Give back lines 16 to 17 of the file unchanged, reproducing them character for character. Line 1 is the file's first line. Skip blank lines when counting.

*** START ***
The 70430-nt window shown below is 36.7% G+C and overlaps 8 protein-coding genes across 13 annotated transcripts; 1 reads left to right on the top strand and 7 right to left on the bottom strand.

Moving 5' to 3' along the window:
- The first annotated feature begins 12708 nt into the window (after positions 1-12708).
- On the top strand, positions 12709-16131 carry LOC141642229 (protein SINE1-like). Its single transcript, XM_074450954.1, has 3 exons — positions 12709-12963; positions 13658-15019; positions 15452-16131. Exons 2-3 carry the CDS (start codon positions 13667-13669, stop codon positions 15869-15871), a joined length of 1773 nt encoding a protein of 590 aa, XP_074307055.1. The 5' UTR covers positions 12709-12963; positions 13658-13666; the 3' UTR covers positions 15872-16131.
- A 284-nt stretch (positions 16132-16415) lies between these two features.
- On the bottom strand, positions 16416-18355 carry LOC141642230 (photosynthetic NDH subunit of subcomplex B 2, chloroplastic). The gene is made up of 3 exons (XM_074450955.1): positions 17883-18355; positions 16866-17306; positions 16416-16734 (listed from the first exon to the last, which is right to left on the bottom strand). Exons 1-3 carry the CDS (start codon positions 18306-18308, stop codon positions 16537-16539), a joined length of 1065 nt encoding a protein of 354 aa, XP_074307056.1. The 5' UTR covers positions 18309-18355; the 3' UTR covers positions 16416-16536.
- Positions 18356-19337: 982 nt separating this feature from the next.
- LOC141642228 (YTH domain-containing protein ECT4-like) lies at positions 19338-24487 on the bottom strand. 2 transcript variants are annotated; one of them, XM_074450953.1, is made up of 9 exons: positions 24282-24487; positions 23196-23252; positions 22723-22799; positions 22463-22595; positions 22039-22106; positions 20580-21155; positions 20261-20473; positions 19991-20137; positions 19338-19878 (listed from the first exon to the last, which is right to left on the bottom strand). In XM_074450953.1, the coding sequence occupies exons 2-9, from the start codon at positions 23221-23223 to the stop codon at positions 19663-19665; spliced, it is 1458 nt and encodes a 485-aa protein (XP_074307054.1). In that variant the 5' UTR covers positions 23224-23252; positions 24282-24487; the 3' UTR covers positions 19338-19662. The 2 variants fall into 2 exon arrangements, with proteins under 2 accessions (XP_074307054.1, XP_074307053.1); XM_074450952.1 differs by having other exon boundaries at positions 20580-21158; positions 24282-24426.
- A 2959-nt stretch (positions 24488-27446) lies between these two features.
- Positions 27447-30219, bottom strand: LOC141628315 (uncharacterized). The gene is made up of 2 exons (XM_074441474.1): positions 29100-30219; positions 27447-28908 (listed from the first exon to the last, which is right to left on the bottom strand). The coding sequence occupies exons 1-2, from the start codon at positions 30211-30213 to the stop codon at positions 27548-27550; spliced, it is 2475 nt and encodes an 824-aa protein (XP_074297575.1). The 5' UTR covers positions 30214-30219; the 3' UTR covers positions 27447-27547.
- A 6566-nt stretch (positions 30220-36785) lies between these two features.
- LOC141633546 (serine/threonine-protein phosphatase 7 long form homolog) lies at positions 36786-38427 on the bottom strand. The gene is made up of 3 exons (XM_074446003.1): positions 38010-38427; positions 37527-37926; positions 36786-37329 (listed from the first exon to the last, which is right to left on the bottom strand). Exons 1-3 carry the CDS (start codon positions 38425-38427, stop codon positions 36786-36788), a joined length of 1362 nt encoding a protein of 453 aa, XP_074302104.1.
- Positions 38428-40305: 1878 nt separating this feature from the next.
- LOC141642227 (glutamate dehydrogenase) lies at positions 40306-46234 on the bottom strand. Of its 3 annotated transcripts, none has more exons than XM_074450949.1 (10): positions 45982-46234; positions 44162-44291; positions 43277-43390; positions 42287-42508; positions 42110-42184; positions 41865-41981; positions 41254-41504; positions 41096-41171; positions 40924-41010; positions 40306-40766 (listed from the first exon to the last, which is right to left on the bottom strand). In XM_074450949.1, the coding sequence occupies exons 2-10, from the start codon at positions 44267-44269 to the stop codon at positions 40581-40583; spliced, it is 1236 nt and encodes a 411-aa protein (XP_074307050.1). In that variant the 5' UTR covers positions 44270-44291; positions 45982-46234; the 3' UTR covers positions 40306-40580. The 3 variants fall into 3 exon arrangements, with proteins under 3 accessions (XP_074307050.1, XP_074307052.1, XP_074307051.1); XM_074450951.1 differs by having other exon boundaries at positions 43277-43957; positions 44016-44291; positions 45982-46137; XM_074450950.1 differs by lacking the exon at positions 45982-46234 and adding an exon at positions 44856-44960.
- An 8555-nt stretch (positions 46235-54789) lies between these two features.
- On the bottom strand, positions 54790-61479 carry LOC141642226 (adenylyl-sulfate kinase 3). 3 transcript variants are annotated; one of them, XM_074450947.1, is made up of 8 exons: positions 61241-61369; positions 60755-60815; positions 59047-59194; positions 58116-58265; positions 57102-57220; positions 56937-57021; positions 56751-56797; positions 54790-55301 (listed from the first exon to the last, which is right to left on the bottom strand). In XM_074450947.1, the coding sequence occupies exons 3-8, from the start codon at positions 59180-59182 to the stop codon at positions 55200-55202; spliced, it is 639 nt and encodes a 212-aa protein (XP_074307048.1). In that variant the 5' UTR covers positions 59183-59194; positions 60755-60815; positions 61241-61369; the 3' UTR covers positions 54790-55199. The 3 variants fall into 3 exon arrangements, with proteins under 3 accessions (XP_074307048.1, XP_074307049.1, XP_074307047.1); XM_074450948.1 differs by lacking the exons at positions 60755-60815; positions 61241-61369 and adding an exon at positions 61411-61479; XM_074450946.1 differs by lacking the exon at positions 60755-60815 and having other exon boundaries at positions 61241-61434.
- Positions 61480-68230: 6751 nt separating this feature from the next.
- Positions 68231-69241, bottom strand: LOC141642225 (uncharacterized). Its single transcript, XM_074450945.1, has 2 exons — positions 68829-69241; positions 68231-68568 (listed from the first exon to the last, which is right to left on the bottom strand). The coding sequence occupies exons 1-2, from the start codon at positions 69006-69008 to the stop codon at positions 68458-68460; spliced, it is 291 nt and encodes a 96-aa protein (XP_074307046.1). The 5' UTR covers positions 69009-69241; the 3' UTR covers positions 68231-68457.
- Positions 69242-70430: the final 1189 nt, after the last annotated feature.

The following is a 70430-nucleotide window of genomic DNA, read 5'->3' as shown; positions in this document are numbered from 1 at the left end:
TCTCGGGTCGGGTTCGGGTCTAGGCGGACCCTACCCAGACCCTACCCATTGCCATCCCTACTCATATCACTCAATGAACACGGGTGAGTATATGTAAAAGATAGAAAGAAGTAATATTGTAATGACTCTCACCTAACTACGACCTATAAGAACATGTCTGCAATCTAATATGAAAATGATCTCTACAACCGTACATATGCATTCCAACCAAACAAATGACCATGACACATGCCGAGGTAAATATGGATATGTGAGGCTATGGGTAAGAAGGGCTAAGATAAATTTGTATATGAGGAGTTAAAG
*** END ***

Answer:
- On the bottom strand, positions 54790-61479 carry LOC141642226 (adenylyl-sulfate kinase 3). 3 transcript variants are annotated; one of them, XM_074450947.1, is made up of 8 exons: positions 61241-61369; positions 60755-60815; positions 59047-59194; positions 58116-58265; positions 57102-57220; positions 56937-57021; positions 56751-56797; positions 54790-55301 (listed from the first exon to the last, which is right to left on the bottom strand). In XM_074450947.1, the coding sequence occupies exons 3-8, from the start codon at positions 59180-59182 to the stop codon at positions 55200-55202; spliced, it is 639 nt and encodes a 212-aa protein (XP_074307048.1). In that variant the 5' UTR covers positions 59183-59194; positions 60755-60815; positions 61241-61369; the 3' UTR covers positions 54790-55199. The 3 variants fall into 3 exon arrangements, with proteins under 3 accessions (XP_074307048.1, XP_074307049.1, XP_074307047.1); XM_074450948.1 differs by lacking the exons at positions 60755-60815; positions 61241-61369 and adding an exon at positions 61411-61479; XM_074450946.1 differs by lacking the exon at positions 60755-60815 and having other exon boundaries at positions 61241-61434.
- Positions 61480-68230: 6751 nt separating this feature from the next.